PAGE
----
Amanda Schweder Guyer '95
In a nutshell, what’s the nature of your work?
My work focuses on identifying patterns of neural and behavioral responses to facial stimuli (e.g., expressing different emotions) and reward stimuli (e.g., monetary cues). I compare these processes in adults and adolescents, and among adolescents with anxiety disorders as well as those at risk for developing them. The goal is to learn what triggers the onset of these disorders and try to identify early in development those individuals at greatest risk for developing anxiety.
What have been some defining moments of your career?
Being awarded a career development grant by the NIMH to conduct my research. Also the papers I’ve published that focus on adolescents at risk for anxiety due to their early life temperaments. We found that measures of shyness collected in very early childhood may relate to differing patterns of neural activation measured in adolescence.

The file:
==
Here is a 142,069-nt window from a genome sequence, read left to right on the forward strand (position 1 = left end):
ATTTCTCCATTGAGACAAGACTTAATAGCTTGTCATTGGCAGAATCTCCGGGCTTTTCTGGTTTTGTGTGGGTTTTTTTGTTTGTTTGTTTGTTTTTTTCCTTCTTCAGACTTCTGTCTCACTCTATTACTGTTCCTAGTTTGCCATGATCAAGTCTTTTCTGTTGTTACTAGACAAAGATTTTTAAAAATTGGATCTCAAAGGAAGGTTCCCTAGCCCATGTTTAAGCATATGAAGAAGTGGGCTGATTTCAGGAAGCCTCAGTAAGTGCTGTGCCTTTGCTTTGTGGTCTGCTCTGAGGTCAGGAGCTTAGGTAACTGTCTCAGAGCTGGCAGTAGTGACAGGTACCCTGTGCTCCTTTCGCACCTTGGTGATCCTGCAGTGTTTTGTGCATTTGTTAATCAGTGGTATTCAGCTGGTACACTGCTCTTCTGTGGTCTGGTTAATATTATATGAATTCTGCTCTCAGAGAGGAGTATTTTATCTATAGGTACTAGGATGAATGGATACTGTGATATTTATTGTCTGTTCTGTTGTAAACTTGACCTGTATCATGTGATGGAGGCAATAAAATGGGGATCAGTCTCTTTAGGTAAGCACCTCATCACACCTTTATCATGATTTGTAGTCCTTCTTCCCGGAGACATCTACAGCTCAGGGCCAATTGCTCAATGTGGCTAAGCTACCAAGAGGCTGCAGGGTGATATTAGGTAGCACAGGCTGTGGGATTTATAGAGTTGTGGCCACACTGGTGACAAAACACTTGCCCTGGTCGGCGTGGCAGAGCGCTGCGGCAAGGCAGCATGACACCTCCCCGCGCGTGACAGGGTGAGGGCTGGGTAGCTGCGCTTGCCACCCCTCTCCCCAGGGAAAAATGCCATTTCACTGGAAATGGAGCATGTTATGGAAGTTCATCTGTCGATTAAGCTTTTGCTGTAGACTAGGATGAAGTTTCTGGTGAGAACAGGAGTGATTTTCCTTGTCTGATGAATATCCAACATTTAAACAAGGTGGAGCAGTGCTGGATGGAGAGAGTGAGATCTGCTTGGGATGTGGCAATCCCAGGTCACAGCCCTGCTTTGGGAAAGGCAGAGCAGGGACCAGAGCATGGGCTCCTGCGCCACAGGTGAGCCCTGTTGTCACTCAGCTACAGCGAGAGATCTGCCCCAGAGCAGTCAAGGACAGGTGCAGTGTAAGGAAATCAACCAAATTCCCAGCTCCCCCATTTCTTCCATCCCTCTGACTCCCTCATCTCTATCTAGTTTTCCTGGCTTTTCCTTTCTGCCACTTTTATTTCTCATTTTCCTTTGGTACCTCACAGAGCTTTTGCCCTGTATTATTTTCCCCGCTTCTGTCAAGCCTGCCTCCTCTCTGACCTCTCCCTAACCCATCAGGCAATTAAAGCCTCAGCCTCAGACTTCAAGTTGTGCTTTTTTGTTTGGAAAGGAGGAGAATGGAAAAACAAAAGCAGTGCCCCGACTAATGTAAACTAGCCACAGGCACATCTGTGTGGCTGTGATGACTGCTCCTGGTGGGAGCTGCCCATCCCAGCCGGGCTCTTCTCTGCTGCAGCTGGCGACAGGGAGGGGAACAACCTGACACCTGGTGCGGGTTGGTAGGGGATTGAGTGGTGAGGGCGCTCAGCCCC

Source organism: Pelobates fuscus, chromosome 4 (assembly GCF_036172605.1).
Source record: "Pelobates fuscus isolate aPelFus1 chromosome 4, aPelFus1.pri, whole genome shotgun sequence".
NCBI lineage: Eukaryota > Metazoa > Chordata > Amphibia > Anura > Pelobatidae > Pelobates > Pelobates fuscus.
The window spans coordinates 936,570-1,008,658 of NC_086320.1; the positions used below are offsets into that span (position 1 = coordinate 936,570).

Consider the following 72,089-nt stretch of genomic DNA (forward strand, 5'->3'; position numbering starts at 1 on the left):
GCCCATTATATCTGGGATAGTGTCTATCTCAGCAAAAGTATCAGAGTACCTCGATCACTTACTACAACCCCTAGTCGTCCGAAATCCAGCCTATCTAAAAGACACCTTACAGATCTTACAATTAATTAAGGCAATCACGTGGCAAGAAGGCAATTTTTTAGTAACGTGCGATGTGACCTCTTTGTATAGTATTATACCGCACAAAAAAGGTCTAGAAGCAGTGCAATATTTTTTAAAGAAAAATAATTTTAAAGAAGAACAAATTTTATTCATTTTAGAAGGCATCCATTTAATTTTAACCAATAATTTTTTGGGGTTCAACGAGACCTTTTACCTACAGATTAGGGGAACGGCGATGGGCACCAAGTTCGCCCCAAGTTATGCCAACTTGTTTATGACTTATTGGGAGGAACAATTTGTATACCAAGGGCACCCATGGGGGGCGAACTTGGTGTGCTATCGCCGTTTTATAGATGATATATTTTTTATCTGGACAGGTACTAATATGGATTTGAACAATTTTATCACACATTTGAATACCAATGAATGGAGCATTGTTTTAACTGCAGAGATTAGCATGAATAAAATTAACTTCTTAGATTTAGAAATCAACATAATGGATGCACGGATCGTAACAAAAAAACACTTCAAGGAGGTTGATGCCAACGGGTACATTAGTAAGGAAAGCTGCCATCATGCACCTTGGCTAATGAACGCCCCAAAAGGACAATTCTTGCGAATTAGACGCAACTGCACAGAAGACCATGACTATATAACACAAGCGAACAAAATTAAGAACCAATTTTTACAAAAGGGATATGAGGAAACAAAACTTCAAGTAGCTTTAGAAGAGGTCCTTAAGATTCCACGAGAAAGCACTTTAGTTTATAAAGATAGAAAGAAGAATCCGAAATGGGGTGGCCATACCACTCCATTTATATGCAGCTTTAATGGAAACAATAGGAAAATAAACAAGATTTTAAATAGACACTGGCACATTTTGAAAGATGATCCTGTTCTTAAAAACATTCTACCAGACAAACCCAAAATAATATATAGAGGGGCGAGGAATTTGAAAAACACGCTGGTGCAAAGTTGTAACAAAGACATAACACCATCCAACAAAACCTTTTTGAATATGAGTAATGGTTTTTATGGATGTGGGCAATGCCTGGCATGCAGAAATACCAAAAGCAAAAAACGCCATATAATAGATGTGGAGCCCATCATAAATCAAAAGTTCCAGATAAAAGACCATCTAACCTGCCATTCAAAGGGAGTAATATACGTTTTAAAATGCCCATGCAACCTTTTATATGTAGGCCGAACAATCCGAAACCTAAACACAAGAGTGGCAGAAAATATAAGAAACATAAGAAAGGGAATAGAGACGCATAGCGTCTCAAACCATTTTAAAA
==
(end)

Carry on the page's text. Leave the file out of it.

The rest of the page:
What developments in your field will have the greatest impact on the careers of students in the sciences?
I was trained in developmental psychology, but my field has been moving in the direction of using neuroscience to better understand development. I think that will change the coursework and research opportunities available for Skidmore students.
What advice would you offer Skidmore students in the sciences?
Take courses in as many different areas as possible, because what you learn in one can transfer in unforeseen ways. And find mentors who can help you determine the career options available for science majors.
Amanda was a psychology major at Skidmore College. She is a researcher at the National Institute of Mental Health in Rockville, Maryland. This profile originally appeared in Scope Quarterly Winter 2008.